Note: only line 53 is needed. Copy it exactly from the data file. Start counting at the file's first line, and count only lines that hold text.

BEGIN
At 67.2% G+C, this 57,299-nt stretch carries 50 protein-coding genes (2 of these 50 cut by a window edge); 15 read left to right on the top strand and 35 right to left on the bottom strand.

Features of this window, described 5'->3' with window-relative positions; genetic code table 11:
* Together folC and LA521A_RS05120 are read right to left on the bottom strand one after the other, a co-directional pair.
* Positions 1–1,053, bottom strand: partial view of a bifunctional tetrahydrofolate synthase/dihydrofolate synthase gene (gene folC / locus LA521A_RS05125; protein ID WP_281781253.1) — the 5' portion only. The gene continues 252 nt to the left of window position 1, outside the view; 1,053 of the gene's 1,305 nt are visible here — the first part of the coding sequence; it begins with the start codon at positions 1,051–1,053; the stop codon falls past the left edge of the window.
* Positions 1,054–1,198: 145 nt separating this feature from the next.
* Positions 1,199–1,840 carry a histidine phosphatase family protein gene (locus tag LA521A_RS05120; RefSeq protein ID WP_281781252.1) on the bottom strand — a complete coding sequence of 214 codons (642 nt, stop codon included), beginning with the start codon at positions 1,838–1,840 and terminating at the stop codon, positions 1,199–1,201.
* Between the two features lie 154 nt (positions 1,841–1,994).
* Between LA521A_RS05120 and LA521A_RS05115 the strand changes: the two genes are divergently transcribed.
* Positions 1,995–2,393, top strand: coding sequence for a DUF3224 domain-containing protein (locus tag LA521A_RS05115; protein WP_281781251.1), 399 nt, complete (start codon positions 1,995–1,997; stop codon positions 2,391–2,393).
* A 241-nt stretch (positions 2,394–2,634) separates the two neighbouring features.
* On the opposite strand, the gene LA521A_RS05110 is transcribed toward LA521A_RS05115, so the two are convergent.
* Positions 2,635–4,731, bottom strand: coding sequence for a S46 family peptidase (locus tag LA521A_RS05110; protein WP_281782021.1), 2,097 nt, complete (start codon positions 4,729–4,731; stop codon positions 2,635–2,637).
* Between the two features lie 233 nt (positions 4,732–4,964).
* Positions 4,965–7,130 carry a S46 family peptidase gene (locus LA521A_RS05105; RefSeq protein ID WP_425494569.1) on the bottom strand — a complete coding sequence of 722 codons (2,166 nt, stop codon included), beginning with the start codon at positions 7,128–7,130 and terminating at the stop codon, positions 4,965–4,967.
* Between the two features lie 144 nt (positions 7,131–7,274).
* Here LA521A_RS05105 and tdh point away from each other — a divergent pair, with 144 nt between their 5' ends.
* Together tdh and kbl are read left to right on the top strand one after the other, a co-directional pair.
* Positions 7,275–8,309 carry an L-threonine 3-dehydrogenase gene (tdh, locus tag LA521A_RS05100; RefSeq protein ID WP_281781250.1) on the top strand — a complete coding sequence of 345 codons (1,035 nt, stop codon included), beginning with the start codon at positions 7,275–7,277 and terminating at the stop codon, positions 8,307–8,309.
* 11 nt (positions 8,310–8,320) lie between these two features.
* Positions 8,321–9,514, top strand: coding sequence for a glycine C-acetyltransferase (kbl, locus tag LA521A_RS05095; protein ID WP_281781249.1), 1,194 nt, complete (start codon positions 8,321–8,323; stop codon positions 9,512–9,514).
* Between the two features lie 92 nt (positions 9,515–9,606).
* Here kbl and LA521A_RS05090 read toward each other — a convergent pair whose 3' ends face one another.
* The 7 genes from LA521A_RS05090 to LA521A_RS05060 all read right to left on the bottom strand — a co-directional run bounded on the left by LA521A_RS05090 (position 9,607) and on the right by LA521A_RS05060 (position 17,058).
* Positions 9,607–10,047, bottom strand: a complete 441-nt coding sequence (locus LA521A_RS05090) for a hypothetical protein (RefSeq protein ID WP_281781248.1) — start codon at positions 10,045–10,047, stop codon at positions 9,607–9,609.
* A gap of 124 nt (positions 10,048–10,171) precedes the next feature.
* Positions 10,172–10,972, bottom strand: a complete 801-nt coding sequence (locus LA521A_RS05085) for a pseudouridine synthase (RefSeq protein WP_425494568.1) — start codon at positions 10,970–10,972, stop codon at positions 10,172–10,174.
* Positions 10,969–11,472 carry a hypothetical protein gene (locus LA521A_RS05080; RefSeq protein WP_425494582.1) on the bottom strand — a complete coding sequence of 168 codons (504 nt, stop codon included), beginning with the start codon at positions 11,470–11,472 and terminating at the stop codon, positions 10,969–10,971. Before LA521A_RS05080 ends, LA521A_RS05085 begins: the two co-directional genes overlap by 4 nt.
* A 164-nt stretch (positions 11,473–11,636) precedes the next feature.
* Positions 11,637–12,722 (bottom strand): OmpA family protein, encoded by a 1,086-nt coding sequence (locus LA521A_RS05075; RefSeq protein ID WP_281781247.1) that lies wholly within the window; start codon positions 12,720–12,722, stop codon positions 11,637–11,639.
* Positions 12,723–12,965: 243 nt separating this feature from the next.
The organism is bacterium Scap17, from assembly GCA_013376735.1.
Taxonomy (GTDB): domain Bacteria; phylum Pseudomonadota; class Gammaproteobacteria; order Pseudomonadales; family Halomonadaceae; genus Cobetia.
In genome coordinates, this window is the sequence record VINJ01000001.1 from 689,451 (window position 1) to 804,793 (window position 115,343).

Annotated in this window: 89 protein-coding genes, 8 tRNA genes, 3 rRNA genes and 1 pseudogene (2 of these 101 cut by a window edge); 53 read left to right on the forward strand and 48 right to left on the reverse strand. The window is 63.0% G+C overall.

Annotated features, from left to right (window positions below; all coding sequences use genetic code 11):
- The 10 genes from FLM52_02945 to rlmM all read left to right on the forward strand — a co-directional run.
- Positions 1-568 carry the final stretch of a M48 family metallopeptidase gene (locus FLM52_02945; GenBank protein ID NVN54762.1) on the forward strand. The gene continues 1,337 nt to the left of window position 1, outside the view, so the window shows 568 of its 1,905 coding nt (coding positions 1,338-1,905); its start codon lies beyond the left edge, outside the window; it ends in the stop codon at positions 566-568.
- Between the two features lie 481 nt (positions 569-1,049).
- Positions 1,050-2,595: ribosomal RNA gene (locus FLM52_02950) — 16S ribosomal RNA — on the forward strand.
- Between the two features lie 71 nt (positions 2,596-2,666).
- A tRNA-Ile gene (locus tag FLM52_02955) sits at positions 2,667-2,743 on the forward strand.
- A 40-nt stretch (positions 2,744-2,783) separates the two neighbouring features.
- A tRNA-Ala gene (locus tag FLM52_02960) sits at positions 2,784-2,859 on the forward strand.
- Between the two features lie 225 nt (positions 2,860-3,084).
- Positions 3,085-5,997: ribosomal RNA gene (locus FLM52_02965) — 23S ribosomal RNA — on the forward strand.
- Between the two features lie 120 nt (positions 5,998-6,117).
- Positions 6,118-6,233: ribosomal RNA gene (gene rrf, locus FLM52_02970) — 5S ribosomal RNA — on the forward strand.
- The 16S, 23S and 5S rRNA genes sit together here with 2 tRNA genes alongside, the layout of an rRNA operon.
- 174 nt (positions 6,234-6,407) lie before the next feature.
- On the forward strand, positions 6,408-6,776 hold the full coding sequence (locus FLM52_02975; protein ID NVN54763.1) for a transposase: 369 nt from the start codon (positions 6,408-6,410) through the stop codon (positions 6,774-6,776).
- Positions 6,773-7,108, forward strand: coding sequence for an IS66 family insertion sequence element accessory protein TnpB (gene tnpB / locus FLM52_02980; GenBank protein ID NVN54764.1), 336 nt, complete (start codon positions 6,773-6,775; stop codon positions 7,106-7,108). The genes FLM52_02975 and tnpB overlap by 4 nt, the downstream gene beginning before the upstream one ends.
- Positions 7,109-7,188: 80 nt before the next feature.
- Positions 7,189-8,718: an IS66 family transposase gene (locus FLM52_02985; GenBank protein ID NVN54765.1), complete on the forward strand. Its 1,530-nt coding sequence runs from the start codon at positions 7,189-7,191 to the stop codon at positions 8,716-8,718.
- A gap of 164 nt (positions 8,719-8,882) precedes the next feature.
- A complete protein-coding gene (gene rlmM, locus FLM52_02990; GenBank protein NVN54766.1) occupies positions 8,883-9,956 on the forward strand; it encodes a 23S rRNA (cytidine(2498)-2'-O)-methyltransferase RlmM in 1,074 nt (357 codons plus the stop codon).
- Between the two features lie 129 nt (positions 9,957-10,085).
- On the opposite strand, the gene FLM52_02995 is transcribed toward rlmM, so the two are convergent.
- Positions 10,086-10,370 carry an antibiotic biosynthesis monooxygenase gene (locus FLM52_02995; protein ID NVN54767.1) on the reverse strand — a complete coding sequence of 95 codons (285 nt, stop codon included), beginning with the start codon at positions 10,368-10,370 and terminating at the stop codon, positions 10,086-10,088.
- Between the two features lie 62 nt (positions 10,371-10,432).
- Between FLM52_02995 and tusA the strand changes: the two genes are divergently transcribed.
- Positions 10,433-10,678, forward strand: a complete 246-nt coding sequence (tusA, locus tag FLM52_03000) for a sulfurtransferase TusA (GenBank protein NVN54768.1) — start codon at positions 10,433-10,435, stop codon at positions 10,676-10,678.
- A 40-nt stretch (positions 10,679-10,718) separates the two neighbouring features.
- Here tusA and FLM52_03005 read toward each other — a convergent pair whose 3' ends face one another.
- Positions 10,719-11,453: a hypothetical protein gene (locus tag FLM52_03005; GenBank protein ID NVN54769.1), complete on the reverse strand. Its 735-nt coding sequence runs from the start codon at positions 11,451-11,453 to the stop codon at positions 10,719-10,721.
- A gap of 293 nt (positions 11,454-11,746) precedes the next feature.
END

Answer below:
- Positions 7,189-8,718: an IS66 family transposase gene (locus FLM52_02985; GenBank protein ID NVN54765.1), complete on the forward strand. Its 1,530-nt coding sequence runs from the start codon at positions 7,189-7,191 to the stop codon at positions 8,716-8,718.